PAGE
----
The statue has stood in a park just off Boston Common since 1879. It’s a copy of an identical monument that was erected in Washington, D.C., three years earlier. The copy was installed in Boston because the city was home to the statue’s white creator, Thomas Ball.
Although the monument was created to celebrate the freeing of slaves in America, its design disturbed many who objected to the optics of a Black man kneeling before Lincoln.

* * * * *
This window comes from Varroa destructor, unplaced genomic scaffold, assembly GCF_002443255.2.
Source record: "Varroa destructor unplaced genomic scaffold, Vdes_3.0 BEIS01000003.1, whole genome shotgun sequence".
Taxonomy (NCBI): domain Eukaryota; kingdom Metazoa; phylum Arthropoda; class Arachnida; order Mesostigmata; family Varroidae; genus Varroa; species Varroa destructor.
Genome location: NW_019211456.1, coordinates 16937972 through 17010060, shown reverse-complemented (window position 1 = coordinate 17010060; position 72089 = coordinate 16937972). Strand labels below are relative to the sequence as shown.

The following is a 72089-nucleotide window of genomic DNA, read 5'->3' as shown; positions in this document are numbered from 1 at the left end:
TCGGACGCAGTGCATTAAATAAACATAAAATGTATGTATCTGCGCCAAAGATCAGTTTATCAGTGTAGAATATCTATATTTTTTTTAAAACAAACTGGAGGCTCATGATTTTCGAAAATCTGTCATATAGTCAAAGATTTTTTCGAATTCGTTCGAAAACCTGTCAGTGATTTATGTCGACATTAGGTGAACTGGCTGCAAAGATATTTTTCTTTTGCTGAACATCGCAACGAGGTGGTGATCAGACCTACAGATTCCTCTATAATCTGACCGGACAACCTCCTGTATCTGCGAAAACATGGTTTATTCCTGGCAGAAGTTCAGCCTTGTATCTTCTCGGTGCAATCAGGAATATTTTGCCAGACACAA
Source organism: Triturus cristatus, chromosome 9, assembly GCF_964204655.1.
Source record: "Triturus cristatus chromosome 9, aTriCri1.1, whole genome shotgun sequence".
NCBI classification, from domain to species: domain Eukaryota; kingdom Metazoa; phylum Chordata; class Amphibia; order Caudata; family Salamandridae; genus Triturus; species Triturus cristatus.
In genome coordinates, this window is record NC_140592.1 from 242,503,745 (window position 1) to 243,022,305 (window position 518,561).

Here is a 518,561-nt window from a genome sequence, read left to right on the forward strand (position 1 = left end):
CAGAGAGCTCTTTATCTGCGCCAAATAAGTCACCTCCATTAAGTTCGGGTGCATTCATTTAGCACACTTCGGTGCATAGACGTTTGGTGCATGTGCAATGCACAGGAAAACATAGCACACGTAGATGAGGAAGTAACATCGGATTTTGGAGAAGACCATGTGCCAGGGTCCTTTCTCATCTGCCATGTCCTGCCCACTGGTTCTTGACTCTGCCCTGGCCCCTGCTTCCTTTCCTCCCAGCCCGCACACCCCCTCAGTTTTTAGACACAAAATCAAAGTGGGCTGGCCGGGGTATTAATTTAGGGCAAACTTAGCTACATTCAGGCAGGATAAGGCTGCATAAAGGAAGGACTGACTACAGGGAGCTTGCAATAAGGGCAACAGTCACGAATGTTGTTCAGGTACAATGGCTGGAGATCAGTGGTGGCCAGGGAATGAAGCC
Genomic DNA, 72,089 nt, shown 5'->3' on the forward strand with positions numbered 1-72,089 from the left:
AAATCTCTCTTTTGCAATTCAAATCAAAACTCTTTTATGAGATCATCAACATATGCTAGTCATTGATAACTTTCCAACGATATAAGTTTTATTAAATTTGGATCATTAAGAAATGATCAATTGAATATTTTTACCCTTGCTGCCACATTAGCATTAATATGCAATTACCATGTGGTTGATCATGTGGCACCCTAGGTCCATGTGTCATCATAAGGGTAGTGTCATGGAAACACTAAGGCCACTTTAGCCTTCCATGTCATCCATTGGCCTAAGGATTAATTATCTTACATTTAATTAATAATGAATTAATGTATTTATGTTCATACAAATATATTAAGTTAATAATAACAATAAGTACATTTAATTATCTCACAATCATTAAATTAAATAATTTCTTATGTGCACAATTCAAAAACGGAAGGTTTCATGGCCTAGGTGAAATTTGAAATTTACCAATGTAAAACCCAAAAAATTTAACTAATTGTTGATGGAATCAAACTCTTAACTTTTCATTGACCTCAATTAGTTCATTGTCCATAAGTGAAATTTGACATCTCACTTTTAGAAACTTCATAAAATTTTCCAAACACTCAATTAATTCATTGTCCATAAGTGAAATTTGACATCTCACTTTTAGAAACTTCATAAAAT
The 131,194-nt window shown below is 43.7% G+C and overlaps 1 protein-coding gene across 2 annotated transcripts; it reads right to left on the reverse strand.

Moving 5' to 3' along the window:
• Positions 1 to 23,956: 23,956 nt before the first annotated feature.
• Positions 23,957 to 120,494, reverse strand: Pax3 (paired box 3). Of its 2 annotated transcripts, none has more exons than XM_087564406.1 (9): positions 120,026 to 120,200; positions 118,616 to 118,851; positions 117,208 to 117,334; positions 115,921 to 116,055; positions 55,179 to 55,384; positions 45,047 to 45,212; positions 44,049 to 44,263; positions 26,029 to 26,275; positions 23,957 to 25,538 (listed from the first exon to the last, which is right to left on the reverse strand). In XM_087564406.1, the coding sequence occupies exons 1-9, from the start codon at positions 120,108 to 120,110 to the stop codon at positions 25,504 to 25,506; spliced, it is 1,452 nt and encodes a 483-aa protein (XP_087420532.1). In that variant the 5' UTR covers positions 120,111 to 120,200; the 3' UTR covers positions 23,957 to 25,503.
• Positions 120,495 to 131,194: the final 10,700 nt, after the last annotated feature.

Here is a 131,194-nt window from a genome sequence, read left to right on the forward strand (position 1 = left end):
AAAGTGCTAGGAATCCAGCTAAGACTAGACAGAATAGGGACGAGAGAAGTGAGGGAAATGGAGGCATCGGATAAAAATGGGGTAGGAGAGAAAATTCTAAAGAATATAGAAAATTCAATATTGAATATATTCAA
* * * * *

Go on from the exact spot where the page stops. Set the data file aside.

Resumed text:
“What I heard today is that it hurts to look at this piece, and in the Boston landscape, we should not have works that bring shame to any groups of people,” said Ekua Holmes, vice chairperson of the arts commission.
“After engaging in a public process, it’s clear that residents and visitors to Boston have been uncomfortable with this statue,” Boston Mayor Marty Walsh said in a statement.